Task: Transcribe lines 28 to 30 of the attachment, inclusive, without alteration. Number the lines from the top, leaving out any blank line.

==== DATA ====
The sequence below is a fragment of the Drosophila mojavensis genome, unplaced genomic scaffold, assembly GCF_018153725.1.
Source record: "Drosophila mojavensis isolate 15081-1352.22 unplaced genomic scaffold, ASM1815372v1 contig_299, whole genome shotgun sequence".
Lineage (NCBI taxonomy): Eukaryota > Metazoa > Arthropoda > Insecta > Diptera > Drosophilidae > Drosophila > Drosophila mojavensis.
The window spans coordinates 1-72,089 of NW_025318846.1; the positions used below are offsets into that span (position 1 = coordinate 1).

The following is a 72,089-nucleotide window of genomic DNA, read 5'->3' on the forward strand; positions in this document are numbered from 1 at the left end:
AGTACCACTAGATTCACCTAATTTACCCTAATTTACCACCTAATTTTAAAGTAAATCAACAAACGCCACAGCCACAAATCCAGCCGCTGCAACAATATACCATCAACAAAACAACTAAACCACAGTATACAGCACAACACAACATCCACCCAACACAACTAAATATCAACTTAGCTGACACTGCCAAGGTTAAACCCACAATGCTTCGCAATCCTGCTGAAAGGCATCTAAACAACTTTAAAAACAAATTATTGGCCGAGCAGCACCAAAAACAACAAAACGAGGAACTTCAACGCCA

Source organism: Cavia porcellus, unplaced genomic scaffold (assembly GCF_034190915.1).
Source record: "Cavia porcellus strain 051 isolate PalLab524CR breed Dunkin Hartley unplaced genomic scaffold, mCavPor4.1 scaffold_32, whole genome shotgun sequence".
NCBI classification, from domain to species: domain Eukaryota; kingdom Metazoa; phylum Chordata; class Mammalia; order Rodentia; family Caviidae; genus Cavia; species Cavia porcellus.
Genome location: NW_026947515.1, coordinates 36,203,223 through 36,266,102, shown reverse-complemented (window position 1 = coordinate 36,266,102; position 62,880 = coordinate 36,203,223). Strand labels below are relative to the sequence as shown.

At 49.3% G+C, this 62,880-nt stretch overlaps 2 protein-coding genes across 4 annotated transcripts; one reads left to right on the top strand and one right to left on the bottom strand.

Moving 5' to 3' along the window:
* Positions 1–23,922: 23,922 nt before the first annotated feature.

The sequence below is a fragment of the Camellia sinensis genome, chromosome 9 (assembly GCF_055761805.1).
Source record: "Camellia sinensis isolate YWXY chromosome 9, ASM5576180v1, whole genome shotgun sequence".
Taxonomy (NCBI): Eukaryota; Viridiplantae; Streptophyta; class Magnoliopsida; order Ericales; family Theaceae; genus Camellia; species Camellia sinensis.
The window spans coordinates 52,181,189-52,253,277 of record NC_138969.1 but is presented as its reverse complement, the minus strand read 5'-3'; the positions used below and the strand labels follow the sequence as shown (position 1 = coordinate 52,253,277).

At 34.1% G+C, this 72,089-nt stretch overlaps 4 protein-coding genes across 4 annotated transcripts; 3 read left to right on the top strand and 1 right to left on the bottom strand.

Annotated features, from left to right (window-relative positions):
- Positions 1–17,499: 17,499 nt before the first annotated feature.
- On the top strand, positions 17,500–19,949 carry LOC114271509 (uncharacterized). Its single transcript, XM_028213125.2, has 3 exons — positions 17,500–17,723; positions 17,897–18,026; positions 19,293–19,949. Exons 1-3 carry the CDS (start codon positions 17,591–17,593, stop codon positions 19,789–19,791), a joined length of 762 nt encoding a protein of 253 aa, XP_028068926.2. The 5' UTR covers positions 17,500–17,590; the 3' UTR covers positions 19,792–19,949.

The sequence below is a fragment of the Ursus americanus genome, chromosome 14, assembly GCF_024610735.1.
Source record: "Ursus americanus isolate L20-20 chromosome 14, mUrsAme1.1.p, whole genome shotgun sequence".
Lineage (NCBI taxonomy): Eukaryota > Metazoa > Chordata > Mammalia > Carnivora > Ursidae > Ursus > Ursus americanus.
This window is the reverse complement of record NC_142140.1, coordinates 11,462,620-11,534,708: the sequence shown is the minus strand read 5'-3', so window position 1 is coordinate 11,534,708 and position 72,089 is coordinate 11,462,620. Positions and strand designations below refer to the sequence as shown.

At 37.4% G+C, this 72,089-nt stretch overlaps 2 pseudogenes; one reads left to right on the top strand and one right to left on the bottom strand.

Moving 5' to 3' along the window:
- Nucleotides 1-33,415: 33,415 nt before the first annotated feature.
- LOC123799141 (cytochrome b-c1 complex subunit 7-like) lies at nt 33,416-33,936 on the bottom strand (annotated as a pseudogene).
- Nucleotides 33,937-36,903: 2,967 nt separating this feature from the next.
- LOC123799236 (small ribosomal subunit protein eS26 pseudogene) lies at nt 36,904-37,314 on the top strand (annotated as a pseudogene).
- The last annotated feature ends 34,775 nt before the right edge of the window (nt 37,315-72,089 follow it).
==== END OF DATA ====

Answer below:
- Nucleotides 1-33,415: 33,415 nt before the first annotated feature.
- LOC123799141 (cytochrome b-c1 complex subunit 7-like) lies at nt 33,416-33,936 on the bottom strand (annotated as a pseudogene).
- Nucleotides 33,937-36,903: 2,967 nt separating this feature from the next.